1915Çanakkale Bridge Opened 18 Months Ahead of Schedule
The 1915Çanakkale Bridge was officially opened in a ceremony attended by Turkish President Recep Tayyip Erdoğan on Friday 18 March 2022.
Taking it’s place as the world’s longest mid-span and highest tower suspension bridge, the 1915Çanakkale Bridge was completed 18-months ahead of schedule, in part due to the innovative heavy lifting crane solution developed by Australian craneage experts, Marr Contracting.
Soon after the Turkish Ministry of Infrastructure and Transport General Directorate of Motorways appointed the Turkish-Korean joint venture partners – DL E&C–Limak–SK ecoplant–Yapi Merkezi (DLSY) – as the construction partners on the project in 2017, DLSY contacted Marr Contracting for a craneage solution to match how they wanted to construct the project.
One of multiple subcontractors from a global team of companies engaged to work on the project, Marr’s scope of works on the construction of the 318-metre high bridge towers included engineering the heavy lift crane solution involving its integration into the temporary and permanent works, the supply of two M2480D cranes (including installation, climbing, dismantle and maintenance), and crane operation.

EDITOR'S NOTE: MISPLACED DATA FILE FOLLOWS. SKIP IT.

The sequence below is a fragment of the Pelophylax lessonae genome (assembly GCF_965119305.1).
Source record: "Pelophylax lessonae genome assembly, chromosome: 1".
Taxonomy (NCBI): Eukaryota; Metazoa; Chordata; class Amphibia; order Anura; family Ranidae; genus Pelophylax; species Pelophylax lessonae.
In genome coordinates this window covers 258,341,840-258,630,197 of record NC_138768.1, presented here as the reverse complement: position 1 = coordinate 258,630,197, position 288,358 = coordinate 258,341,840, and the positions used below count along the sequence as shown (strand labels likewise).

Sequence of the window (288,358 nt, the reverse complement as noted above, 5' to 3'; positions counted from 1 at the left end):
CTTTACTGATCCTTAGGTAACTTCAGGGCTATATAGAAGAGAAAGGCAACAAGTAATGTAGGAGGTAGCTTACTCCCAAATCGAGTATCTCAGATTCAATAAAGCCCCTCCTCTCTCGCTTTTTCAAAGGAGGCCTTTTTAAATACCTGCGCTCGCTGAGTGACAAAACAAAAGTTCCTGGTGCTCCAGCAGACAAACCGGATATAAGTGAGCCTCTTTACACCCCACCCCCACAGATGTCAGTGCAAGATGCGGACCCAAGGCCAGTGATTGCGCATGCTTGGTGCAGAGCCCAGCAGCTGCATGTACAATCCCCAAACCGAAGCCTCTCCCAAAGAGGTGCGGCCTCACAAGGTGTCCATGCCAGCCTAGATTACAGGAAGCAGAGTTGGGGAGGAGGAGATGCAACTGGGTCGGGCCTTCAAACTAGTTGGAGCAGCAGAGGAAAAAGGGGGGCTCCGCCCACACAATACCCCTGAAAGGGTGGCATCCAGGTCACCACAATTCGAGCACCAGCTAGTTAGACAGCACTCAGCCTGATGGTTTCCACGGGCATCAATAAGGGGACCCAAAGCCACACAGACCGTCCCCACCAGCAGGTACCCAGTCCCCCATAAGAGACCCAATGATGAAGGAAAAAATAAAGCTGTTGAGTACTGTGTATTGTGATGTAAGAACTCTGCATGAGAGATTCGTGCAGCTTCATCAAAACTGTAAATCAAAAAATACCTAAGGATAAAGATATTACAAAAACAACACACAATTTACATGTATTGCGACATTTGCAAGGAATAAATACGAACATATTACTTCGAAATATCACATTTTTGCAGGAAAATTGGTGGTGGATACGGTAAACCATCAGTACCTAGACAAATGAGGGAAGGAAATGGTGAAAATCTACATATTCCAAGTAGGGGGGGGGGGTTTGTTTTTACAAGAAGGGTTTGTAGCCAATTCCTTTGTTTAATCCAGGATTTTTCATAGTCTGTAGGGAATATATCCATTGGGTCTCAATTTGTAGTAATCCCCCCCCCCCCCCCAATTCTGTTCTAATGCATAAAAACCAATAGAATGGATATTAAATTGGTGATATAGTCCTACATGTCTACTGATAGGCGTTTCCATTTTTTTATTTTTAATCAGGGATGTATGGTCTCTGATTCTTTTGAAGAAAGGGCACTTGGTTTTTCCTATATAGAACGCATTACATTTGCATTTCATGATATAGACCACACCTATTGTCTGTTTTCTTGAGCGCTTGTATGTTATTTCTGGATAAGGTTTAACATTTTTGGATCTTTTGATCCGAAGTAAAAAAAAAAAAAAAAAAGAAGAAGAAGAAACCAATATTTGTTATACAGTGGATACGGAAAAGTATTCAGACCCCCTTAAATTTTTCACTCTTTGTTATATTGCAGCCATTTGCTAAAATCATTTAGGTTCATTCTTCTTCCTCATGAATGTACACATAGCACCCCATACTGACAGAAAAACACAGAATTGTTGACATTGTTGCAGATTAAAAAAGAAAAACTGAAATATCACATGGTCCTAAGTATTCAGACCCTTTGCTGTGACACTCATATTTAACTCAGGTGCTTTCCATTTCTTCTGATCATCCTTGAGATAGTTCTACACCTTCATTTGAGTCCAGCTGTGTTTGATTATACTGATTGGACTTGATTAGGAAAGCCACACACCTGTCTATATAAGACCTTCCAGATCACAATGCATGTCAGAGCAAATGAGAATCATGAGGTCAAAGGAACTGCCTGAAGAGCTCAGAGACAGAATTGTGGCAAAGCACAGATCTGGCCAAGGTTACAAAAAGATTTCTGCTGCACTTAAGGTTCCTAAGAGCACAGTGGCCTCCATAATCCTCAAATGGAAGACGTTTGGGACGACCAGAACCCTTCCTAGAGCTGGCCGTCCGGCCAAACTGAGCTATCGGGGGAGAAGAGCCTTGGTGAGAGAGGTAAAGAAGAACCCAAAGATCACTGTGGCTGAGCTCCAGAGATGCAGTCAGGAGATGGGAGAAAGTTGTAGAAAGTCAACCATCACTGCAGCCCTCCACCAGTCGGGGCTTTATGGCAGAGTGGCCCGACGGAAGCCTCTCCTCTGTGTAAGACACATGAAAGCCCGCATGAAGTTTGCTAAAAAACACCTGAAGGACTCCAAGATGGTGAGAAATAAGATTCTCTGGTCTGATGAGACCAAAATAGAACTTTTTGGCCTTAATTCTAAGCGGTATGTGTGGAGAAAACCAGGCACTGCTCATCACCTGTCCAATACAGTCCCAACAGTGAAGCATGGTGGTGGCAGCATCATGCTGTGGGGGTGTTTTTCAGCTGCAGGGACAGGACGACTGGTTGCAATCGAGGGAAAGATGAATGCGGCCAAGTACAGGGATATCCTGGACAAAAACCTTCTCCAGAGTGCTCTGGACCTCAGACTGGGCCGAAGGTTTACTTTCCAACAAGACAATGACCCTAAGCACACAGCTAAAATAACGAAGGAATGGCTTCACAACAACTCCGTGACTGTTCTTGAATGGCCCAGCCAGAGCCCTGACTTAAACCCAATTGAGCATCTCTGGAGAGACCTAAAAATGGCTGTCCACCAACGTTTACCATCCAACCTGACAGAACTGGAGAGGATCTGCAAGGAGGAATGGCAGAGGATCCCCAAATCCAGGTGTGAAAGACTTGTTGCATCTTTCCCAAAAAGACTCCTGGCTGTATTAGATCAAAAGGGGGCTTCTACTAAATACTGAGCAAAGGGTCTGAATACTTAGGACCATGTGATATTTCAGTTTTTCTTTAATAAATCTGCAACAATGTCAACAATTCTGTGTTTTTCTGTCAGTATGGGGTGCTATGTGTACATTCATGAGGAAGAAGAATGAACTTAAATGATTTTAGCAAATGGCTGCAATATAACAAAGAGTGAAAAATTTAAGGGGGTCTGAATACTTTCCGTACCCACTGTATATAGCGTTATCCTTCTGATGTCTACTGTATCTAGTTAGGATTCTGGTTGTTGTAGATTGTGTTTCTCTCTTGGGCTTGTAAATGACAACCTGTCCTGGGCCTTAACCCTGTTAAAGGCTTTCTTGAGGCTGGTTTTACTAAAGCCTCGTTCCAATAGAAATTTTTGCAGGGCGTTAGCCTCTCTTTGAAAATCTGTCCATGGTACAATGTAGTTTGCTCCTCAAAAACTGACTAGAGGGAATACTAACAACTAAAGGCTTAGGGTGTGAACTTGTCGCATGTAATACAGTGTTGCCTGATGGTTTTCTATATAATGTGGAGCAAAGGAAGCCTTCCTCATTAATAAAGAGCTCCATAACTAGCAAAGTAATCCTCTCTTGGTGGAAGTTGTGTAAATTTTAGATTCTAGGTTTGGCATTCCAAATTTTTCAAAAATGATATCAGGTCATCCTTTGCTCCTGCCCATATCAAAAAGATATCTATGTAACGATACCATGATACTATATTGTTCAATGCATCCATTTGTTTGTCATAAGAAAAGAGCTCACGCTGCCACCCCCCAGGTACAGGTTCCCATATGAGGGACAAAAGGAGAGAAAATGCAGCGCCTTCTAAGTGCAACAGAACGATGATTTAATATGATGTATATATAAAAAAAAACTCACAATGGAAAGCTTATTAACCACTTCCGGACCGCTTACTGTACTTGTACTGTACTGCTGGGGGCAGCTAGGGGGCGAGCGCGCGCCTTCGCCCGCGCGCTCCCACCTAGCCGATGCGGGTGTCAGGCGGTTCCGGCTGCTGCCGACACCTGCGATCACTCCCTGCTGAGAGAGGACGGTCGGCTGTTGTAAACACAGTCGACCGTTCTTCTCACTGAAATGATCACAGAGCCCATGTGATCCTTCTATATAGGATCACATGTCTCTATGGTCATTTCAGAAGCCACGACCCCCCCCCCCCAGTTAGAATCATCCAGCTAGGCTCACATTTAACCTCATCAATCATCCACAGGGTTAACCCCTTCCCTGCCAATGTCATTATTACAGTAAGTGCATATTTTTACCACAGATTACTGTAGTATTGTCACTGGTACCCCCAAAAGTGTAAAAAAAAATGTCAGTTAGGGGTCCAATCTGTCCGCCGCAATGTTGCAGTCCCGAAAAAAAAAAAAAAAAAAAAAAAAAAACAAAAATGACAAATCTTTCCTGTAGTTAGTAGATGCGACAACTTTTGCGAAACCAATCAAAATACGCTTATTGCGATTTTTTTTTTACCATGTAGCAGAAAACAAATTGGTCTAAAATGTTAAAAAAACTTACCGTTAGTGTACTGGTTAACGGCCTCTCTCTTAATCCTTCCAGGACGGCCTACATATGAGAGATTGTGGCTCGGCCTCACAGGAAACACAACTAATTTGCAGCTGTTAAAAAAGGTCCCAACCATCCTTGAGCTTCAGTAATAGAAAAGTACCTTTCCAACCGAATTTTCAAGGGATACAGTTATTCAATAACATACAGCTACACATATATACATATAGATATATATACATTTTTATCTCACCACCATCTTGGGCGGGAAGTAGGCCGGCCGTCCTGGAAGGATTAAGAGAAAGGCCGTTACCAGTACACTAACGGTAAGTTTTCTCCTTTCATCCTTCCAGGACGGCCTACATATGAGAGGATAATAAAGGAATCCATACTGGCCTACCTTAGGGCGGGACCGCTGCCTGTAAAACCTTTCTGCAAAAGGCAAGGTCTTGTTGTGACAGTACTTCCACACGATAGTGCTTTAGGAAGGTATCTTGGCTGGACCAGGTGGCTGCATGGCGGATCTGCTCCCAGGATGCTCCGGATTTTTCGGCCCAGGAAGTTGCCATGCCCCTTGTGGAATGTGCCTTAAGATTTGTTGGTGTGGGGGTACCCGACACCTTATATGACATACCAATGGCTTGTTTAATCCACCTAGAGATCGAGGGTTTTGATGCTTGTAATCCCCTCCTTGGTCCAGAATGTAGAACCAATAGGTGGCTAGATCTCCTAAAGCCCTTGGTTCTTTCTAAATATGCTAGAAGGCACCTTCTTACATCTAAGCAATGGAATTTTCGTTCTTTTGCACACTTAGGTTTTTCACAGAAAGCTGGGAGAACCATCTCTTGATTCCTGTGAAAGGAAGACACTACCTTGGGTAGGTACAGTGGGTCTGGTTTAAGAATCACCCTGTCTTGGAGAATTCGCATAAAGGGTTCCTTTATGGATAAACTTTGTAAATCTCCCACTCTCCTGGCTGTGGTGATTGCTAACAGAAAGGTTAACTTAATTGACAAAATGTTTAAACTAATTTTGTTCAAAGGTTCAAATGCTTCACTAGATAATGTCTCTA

According to Marr Contracting Managing Director, Simon Marr, early engagement with the DLSY during the front-end engineering stage of the project was key to the project’s success and the constructor’s ability to align a crane solution with their construction methodology.
Marr’s innovative approach – using two of the world’s largest capacity heavy lift luffing tower cranes, (the 330-tonne capacity M2480D) – allowed for pre-fabricated, modularised panels weighing up to 160 tonnes to be manufactured off site, transported to site to be lifted in one piece.
Marr’s 18-month engagement on the project between 2019 and 2021, saw two world first engineering feats – the placement of the two M2480Ds in a single lift operation 1km offshore in the Canakkale Strait and the heaviest crane lift at height during the positioning of the upper cross beams on the bridge towers – as well as numerous other innovations to integrate the heavy lift tower crane engineering into the project and minimise critical path impact to the construction schedule.
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